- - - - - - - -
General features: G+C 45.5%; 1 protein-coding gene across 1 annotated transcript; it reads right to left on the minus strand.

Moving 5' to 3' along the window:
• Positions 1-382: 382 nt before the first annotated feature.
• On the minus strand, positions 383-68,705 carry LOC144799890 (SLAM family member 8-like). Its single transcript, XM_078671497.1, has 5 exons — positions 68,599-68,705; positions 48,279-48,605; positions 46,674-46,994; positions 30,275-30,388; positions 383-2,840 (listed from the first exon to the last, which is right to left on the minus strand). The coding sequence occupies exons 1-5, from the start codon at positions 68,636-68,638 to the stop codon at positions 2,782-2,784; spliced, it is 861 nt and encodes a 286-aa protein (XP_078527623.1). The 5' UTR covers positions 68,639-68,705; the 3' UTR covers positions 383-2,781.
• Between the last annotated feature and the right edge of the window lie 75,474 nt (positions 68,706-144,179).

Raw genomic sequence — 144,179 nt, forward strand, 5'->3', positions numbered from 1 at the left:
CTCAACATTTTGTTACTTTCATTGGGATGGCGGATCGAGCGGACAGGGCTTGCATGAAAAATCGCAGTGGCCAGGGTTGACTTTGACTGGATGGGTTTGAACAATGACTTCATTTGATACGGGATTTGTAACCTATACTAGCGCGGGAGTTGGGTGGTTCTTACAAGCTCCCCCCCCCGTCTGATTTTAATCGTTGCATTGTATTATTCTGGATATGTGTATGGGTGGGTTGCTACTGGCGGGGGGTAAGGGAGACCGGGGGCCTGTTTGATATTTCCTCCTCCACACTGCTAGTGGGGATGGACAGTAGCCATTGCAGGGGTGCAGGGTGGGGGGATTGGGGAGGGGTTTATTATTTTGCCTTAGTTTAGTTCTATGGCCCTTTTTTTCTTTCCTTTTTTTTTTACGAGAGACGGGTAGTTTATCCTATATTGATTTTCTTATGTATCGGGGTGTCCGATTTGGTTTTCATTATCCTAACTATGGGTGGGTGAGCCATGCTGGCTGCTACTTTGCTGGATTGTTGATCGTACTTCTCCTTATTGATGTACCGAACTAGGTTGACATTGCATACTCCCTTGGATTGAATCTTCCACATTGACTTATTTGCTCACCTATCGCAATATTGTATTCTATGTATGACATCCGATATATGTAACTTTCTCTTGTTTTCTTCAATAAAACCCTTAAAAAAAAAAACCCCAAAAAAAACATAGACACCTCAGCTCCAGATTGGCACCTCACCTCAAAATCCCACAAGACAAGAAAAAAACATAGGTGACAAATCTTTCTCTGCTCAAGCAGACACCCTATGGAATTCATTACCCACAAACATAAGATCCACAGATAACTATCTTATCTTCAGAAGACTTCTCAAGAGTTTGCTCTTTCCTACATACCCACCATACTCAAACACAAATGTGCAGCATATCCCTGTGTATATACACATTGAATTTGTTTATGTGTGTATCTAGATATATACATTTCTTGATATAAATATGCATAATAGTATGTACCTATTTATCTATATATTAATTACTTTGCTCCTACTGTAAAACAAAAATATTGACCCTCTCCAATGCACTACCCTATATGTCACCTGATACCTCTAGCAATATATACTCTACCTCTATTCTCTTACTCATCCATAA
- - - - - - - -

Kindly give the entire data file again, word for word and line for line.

General features: G+C 45.5%; 1 protein-coding gene across 1 annotated transcript; it reads right to left on the minus strand.

Moving 5' to 3' along the window:
• Positions 1-382: 382 nt before the first annotated feature.
• On the minus strand, positions 383-68,705 carry LOC144799890 (SLAM family member 8-like). Its single transcript, XM_078671497.1, has 5 exons — positions 68,599-68,705; positions 48,279-48,605; positions 46,674-46,994; positions 30,275-30,388; positions 383-2,840 (listed from the first exon to the last, which is right to left on the minus strand). The coding sequence occupies exons 1-5, from the start codon at positions 68,636-68,638 to the stop codon at positions 2,782-2,784; spliced, it is 861 nt and encodes a 286-aa protein (XP_078527623.1). The 5' UTR covers positions 68,639-68,705; the 3' UTR covers positions 383-2,781.
• Between the last annotated feature and the right edge of the window lie 75,474 nt (positions 68,706-144,179).

Raw genomic sequence — 144,179 nt, forward strand, 5'->3', positions numbered from 1 at the left:
CTCAACATTTTGTTACTTTCATTGGGATGGCGGATCGAGCGGACAGGGCTTGCATGAAAAATCGCAGTGGCCAGGGTTGACTTTGACTGGATGGGTTTGAACAATGACTTCATTTGATACGGGATTTGTAACCTATACTAGCGCGGGAGTTGGGTGGTTCTTACAAGCTCCCCCCCCCGTCTGATTTTAATCGTTGCATTGTATTATTCTGGATATGTGTATGGGTGGGTTGCTACTGGCGGGGGGTAAGGGAGACCGGGGGCCTGTTTGATATTTCCTCCTCCACACTGCTAGTGGGGATGGACAGTAGCCATTGCAGGGGTGCAGGGTGGGGGGATTGGGGAGGGGTTTATTATTTTGCCTTAGTTTAGTTCTATGGCCCTTTTTTTCTTTCCTTTTTTTTTTACGAGAGACGGGTAGTTTATCCTATATTGATTTTCTTATGTATCGGGGTGTCCGATTTGGTTTTCATTATCCTAACTATGGGTGGGTGAGCCATGCTGGCTGCTACTTTGCTGGATTGTTGATCGTACTTCTCCTTATTGATGTACCGAACTAGGTTGACATTGCATACTCCCTTGGATTGAATCTTCCACATTGACTTATTTGCTCACCTATCGCAATATTGTATTCTATGTATGACATCCGATATATGTAACTTTCTCTTGTTTTCTTCAATAAAACCCTTAAAAAAAAAAACCCCAAAAAAAACATAGACACCTCAGCTCCAGATTGGCACCTCACCTCAAAATCCCACAAGACAAGAAAAAAACATAGGTGACAAATCTTTCTCTGCTCAAGCAGACACCCTATGGAATTCATTACCCACAAACATAAGATCCACAGATAACTATCTTATCTTCAGAAGACTTCTCAAGAGTTTGCTCTTTCCTACATACCCACCATACTCAAACACAAATGTGCAGCATATCCCTGTGTATATACACATTGAATTTGTTTATGTGTGTATCTAGATATATACATTTCTTGATATAAATATGCATAATAGTATGTACCTATTTATCTATATATTAATTACTTTGCTCCTACTGTAAAACAAAAATATTGACCCTCTCCAATGCACTACCCTATATGTCACCTGATACCTCTAGCAATATATACTCTACCTCTATTCTCTTACTCATCCATAA